We at the Softwareschneiderei are constantly searching for ways to gather feedback from our projects. We get feedback from our customers and their users, but we also get feedback directly from the code, be it through test results or code analysis. A great way to make your code speak for itself is to provide it some Extreme Feedback Devices (XFD).
One thing we always wanted to have was “code smells” that really smell for themselves. When we ran across an ultrasonic humidifier that can produce room-wide smells by dispensing essential oils, we found the right device for this feedback. We bought two humidifiers and labeled them “good” and “evil”. The hardest part was to find a smell everybody relates to “evil”, but won’t distract you too much from your work. Whenever our code analysis finds a new real code smell, the “evil” humidifier is turned on for some minutes. If an existing code smell is fixed, we get the “good” smell.
We do not produce code smells all too often. But once in a while, it happens. And this incident can now be perceived throughout the day just by breathing. On the other hand, fixing old smells is a source of refreshing air. Whenever the office atmosphere needs replenishment, all you have to do is to fix some code smells in our large code base (they do get rare!). Of course, most junior developers just open a window for that.
We chose grapefruit being our “good” smell, so our work area tastes mostly limony now instead of just “developer’s thoughts”, a fragrance that yet has to bottled.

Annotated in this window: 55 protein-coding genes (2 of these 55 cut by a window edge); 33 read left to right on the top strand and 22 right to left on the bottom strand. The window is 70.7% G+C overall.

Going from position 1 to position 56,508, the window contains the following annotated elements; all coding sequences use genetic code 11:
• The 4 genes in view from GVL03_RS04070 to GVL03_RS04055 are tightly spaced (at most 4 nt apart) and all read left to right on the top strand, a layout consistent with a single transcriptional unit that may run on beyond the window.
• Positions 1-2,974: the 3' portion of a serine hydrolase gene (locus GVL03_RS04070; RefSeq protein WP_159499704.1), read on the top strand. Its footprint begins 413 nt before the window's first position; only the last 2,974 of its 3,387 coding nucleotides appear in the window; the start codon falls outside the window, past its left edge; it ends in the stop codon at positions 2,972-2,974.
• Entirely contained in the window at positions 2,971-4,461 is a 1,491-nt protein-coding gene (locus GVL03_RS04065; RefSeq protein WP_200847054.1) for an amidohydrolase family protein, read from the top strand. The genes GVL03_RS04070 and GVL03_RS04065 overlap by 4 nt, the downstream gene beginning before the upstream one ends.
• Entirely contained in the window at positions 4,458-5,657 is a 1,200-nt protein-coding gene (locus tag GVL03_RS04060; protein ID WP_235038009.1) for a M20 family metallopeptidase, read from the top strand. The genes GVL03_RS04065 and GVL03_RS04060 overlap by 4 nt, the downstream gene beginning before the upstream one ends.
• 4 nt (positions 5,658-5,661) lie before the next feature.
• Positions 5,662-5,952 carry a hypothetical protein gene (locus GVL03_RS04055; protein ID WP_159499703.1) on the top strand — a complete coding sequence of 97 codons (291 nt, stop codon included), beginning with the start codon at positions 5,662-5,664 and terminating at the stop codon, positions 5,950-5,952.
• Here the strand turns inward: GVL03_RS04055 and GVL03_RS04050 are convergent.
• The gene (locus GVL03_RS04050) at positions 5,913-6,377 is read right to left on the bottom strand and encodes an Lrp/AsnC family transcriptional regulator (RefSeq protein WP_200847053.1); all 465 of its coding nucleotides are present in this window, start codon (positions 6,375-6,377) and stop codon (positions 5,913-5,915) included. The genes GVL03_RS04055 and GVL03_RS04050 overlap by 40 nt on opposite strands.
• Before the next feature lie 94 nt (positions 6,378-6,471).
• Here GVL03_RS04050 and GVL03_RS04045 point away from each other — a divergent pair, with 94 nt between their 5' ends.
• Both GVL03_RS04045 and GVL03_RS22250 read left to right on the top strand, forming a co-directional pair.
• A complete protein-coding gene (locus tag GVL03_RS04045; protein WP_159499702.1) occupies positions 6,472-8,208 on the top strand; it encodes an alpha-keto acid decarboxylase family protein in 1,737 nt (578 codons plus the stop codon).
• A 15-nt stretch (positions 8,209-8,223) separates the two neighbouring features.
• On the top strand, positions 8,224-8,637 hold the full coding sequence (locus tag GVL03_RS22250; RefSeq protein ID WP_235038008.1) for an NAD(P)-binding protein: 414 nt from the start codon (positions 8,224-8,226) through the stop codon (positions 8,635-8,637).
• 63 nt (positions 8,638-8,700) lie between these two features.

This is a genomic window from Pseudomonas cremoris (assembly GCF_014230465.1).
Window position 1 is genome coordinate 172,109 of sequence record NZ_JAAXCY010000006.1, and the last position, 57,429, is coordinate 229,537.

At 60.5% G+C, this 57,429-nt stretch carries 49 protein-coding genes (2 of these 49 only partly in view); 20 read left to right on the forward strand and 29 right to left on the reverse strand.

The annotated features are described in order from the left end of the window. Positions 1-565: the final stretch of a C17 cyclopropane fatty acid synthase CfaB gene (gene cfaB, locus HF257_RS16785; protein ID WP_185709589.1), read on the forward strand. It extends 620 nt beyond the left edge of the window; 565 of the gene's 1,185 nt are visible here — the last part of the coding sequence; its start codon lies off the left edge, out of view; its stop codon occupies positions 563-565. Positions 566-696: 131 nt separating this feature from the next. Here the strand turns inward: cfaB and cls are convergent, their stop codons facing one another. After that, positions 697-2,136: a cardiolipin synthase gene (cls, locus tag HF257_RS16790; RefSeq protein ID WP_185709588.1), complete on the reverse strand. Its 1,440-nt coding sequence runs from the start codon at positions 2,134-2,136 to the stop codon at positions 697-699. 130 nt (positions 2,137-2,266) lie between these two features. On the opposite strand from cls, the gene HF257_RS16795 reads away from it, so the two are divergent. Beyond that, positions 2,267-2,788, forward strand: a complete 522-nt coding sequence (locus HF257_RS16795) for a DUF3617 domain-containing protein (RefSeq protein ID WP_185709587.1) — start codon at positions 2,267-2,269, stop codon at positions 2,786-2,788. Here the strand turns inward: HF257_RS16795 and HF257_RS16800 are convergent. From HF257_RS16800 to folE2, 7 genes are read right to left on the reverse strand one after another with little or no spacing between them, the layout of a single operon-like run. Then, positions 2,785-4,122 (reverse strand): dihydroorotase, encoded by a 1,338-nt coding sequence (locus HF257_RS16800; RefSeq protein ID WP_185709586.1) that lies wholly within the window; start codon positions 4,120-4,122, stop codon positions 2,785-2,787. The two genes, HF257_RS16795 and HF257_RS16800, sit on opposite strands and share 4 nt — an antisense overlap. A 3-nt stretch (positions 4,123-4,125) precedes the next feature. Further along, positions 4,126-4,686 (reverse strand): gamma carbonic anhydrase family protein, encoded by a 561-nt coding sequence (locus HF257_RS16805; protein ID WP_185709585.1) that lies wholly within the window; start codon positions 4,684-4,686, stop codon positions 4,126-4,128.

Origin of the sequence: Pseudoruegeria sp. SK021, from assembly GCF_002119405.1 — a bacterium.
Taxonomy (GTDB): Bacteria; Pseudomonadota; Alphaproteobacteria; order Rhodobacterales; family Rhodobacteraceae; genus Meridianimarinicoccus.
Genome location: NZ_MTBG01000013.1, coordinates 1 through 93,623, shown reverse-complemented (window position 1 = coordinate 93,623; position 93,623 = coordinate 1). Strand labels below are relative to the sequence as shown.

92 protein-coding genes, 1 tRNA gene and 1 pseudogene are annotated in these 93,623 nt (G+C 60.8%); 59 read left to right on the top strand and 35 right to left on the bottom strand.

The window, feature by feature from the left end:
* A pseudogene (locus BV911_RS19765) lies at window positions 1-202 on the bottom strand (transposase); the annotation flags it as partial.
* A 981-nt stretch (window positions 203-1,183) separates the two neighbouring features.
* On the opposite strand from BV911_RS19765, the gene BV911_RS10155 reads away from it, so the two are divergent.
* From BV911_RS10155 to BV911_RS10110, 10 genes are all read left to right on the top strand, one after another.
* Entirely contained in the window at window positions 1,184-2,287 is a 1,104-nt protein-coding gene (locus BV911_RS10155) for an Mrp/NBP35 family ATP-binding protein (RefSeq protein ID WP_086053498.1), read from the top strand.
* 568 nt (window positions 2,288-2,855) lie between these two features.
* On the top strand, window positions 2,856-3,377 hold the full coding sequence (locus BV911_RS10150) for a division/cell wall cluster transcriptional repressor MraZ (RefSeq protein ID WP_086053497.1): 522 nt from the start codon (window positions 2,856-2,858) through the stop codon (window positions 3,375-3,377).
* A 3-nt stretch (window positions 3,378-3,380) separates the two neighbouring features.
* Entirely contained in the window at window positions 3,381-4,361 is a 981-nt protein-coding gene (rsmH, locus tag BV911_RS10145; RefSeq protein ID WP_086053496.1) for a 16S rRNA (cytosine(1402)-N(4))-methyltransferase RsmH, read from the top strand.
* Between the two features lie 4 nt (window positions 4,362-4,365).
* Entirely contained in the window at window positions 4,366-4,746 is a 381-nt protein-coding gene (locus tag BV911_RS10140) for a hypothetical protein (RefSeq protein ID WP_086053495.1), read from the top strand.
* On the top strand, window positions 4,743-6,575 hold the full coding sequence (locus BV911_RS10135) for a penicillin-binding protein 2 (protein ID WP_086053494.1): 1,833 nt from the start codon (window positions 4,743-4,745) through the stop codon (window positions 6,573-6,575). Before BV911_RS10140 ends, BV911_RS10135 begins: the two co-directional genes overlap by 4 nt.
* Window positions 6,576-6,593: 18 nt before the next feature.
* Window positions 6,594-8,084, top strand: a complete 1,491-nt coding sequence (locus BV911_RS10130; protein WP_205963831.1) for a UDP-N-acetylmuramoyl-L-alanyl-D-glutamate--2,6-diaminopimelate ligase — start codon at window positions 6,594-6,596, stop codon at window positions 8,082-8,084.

The technical solution
Technically, the integration of the two humidifiers with our reporting infrastructure was very easy. Every XFD is controlled by an IRC bot that understands certain commands suitable for the device and hangs around at our central IRC server. As an humidifier only understands “on” and “off”, it could be controlled just like the ONOZ! lamp. We connected the humidifiers to a remote controlled power supply, switched it on and let the bot control the supply.
Our reporting infrastructure forwards its results to an aggregation software that interprets the numbers and produces IRC commands for the device bots. All of this is done with a combination of website scraping (Hudson as our continuous integration server has a wonderful XML API) and IRC messaging.
The history of XFD so far
Over the last years, we gathered XFDs for almost every human sense. We have visual effects, audible feedback using speech synthesis and even bought an USB rocket launcher for forced feedback needs. With the Smell-O-Mat, we can now deal with smelling, too.
The last human sense we have to address is tasting. Plans for the “coffee salter” were impeded by our sense of humanity. We keep searching.
Read more about our Extreme Feedback Devices:
- The Code Flow-O-Meter: https://schneide.wordpress.com/2008/10/06/extreme-feedback-device-xfd-the-code-flow-o-meter/
- The LED Bar: https://schneide.wordpress.com/2008/11/17/spelling-the-feedback-the-led-bar/
- Audio Feedback: https://schneide.wordpress.com/2008/09/04/give-your-project-a-voice/
- The ONOZ! Lamp: https://schneide.wordpress.com/2008/10/27/extreme-feedback-device-xfd-the-onoz-lamp/
8 thoughts on “Smell if it’s well”
Vanilla as an evil smell? Is this a joke? You don’t like vanilla ice cream?
Vanilla ice cream is still tasty, but artificial vanilla scent is evil. You don’t get it out your nose for a long time. Yet, it’s not as cruel as patchouli or other inhuman smells.
We have one too. Ours is called “That build stinks!” and uses a hacked airfreshner.
Did you blog about it already? Sounds very cool. Our devices need very intensive care (refilling, cleaning, etc.) so I would love to hear about low-maintainance alternatives.